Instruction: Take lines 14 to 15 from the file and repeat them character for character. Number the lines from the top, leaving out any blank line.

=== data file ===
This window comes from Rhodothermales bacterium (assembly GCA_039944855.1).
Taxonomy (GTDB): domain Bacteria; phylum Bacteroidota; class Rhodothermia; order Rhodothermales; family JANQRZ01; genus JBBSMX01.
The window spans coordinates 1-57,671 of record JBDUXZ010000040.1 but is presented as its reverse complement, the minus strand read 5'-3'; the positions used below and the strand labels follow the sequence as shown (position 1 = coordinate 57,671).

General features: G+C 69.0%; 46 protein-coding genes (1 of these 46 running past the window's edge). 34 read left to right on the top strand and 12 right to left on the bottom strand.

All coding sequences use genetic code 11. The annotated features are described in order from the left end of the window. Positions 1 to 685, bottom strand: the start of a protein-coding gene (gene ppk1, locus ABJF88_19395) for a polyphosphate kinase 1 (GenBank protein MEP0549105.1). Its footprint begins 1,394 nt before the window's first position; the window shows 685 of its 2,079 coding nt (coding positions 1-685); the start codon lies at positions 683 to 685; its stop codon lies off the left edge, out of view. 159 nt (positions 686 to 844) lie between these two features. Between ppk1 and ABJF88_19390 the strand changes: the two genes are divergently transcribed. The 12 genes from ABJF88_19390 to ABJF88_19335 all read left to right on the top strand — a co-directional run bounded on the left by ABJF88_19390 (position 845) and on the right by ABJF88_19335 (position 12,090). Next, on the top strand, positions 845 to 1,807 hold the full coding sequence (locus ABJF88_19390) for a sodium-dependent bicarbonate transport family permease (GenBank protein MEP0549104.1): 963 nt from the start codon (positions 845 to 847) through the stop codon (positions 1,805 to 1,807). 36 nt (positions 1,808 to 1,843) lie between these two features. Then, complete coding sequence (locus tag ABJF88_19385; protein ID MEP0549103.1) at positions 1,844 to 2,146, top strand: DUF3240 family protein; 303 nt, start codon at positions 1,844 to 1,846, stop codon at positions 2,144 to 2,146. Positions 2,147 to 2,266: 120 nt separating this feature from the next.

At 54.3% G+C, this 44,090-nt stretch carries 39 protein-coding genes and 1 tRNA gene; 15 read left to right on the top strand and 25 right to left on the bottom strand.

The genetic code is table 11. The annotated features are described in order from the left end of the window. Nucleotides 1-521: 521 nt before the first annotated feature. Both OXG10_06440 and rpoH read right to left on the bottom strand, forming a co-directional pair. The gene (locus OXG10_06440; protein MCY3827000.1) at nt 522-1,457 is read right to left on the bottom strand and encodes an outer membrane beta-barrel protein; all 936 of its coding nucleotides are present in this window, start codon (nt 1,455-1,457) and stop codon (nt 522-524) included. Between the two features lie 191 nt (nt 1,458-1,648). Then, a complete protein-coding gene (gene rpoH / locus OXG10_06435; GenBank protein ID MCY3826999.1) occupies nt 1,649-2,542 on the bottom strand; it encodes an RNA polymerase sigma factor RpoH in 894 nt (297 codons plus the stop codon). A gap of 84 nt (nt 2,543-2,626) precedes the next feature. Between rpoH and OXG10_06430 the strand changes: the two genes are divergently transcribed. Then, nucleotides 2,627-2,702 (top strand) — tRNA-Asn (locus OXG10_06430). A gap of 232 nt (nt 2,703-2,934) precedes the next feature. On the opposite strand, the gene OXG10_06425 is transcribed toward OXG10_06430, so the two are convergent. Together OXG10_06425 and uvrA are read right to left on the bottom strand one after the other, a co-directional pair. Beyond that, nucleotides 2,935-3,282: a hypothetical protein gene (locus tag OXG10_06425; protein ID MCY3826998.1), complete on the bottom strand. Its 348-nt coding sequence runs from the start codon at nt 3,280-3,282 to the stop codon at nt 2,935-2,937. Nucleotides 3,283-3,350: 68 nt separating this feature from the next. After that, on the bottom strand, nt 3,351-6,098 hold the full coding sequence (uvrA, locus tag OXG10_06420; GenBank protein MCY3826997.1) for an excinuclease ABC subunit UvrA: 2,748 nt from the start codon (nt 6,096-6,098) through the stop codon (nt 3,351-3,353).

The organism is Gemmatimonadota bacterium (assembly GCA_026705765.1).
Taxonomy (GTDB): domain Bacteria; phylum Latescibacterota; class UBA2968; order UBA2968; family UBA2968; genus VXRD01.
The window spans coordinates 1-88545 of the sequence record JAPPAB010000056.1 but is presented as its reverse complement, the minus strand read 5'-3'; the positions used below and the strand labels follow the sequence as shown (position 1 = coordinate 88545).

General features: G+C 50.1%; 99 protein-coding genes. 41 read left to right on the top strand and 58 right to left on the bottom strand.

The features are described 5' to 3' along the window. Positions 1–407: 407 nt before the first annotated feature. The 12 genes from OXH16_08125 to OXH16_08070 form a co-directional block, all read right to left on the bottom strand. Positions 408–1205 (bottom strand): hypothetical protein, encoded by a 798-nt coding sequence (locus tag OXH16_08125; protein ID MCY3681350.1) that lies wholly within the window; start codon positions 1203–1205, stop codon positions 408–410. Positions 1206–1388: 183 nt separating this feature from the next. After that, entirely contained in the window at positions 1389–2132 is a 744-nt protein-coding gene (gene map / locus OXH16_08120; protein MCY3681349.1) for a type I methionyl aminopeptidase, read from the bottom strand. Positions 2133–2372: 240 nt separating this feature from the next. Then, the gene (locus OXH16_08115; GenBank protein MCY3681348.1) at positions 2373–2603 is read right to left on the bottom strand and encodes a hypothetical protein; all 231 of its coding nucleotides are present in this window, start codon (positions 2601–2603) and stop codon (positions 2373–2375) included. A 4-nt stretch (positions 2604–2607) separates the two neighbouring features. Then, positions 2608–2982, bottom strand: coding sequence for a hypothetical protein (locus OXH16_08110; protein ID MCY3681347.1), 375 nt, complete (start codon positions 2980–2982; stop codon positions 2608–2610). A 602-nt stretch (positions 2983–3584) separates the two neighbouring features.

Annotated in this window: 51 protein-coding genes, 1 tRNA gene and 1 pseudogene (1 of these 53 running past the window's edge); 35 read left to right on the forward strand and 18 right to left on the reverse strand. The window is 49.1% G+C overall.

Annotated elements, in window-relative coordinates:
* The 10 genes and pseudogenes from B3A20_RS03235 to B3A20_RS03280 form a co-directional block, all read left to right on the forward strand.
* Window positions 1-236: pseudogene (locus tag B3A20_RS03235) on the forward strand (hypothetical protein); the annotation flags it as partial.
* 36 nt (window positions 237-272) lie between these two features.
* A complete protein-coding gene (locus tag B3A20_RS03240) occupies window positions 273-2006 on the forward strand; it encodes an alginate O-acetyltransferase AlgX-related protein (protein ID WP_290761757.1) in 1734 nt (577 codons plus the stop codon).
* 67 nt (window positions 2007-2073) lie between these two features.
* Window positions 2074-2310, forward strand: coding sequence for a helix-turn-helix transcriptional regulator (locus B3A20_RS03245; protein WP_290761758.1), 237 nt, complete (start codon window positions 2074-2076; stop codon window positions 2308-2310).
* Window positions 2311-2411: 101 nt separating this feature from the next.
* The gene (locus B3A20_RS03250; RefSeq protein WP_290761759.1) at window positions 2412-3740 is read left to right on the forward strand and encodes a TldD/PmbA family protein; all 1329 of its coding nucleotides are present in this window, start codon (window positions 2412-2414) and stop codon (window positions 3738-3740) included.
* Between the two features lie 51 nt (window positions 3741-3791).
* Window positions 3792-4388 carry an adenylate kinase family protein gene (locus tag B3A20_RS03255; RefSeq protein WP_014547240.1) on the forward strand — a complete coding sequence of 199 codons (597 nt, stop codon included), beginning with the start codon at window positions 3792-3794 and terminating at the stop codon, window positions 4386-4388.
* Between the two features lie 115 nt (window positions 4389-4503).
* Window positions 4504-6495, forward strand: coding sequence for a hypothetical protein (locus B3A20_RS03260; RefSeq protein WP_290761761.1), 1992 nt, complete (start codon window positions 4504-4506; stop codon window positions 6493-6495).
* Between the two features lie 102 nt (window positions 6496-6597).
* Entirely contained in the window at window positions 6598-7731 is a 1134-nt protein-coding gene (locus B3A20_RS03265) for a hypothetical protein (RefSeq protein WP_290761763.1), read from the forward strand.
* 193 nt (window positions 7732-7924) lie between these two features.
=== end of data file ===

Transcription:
Annotated elements, in window-relative coordinates:
* The 10 genes and pseudogenes from B3A20_RS03235 to B3A20_RS03280 form a co-directional block, all read left to right on the forward strand.